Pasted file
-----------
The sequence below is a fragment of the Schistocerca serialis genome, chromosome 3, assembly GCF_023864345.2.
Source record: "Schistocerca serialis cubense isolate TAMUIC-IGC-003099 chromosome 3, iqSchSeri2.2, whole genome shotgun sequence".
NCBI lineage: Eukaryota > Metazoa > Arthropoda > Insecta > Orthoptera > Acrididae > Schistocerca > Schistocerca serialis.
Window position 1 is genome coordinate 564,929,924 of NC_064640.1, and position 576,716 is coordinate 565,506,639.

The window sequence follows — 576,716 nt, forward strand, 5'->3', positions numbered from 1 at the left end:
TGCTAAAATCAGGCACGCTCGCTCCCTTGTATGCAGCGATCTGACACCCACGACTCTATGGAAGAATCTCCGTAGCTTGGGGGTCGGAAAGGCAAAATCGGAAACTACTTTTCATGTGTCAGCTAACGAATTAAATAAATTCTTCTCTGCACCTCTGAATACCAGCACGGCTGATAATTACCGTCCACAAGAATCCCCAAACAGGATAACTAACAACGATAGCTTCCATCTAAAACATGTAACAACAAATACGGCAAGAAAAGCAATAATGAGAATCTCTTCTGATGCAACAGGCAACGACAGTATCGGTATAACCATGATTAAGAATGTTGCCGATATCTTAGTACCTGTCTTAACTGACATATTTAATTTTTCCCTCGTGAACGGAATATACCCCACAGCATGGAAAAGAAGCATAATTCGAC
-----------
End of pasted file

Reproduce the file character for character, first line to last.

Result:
The sequence below is a fragment of the Schistocerca serialis genome, chromosome 3, assembly GCF_023864345.2.
Source record: "Schistocerca serialis cubense isolate TAMUIC-IGC-003099 chromosome 3, iqSchSeri2.2, whole genome shotgun sequence".
NCBI lineage: Eukaryota > Metazoa > Arthropoda > Insecta > Orthoptera > Acrididae > Schistocerca > Schistocerca serialis.
Window position 1 is genome coordinate 564,929,924 of NC_064640.1, and position 576,716 is coordinate 565,506,639.

The window sequence follows — 576,716 nt, forward strand, 5'->3', positions numbered from 1 at the left end:
TGCTAAAATCAGGCACGCTCGCTCCCTTGTATGCAGCGATCTGACACCCACGACTCTATGGAAGAATCTCCGTAGCTTGGGGGTCGGAAAGGCAAAATCGGAAACTACTTTTCATGTGTCAGCTAACGAATTAAATAAATTCTTCTCTGCACCTCTGAATACCAGCACGGCTGATAATTACCGTCCACAAGAATCCCCAAACAGGATAACTAACAACGATAGCTTCCATCTAAAACATGTAACAACAAATACGGCAAGAAAAGCAATAATGAGAATCTCTTCTGATGCAACAGGCAACGACAGTATCGGTATAACCATGATTAAGAATGTTGCCGATATCTTAGTACCTGTCTTAACTGACATATTTAATTTTTCCCTCGTGAACGGAATATACCCCACAGCATGGAAAAGAAGCATAATTCGAC